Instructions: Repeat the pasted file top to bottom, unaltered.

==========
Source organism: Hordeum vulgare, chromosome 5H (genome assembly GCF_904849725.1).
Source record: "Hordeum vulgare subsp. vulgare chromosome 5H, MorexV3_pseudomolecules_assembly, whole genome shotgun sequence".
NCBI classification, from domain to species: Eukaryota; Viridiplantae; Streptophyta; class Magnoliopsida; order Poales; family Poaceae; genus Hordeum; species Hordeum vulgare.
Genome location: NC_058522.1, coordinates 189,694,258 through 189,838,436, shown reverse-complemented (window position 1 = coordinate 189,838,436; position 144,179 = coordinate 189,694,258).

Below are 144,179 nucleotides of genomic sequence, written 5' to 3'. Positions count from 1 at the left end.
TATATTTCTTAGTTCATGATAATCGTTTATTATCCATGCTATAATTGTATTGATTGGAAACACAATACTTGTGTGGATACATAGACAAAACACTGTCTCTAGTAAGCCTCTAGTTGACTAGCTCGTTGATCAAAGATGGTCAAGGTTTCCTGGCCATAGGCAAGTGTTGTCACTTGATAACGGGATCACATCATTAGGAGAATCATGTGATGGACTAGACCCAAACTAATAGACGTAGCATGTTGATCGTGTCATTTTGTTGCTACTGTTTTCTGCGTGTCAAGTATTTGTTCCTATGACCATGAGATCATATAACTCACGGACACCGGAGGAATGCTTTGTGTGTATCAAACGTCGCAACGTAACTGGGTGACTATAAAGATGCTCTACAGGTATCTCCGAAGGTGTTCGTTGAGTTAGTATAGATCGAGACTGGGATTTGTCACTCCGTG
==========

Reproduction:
Source organism: Hordeum vulgare, chromosome 5H (genome assembly GCF_904849725.1).
Source record: "Hordeum vulgare subsp. vulgare chromosome 5H, MorexV3_pseudomolecules_assembly, whole genome shotgun sequence".
NCBI classification, from domain to species: Eukaryota; Viridiplantae; Streptophyta; class Magnoliopsida; order Poales; family Poaceae; genus Hordeum; species Hordeum vulgare.
Genome location: NC_058522.1, coordinates 189,694,258 through 189,838,436, shown reverse-complemented (window position 1 = coordinate 189,838,436; position 144,179 = coordinate 189,694,258).

Below are 144,179 nucleotides of genomic sequence, written 5' to 3'. Positions count from 1 at the left end.
TATATTTCTTAGTTCATGATAATCGTTTATTATCCATGCTATAATTGTATTGATTGGAAACACAATACTTGTGTGGATACATAGACAAAACACTGTCTCTAGTAAGCCTCTAGTTGACTAGCTCGTTGATCAAAGATGGTCAAGGTTTCCTGGCCATAGGCAAGTGTTGTCACTTGATAACGGGATCACATCATTAGGAGAATCATGTGATGGACTAGACCCAAACTAATAGACGTAGCATGTTGATCGTGTCATTTTGTTGCTACTGTTTTCTGCGTGTCAAGTATTTGTTCCTATGACCATGAGATCATATAACTCACGGACACCGGAGGAATGCTTTGTGTGTATCAAACGTCGCAACGTAACTGGGTGACTATAAAGATGCTCTACAGGTATCTCCGAAGGTGTTCGTTGAGTTAGTATAGATCGAGACTGGGATTTGTCACTCCGTG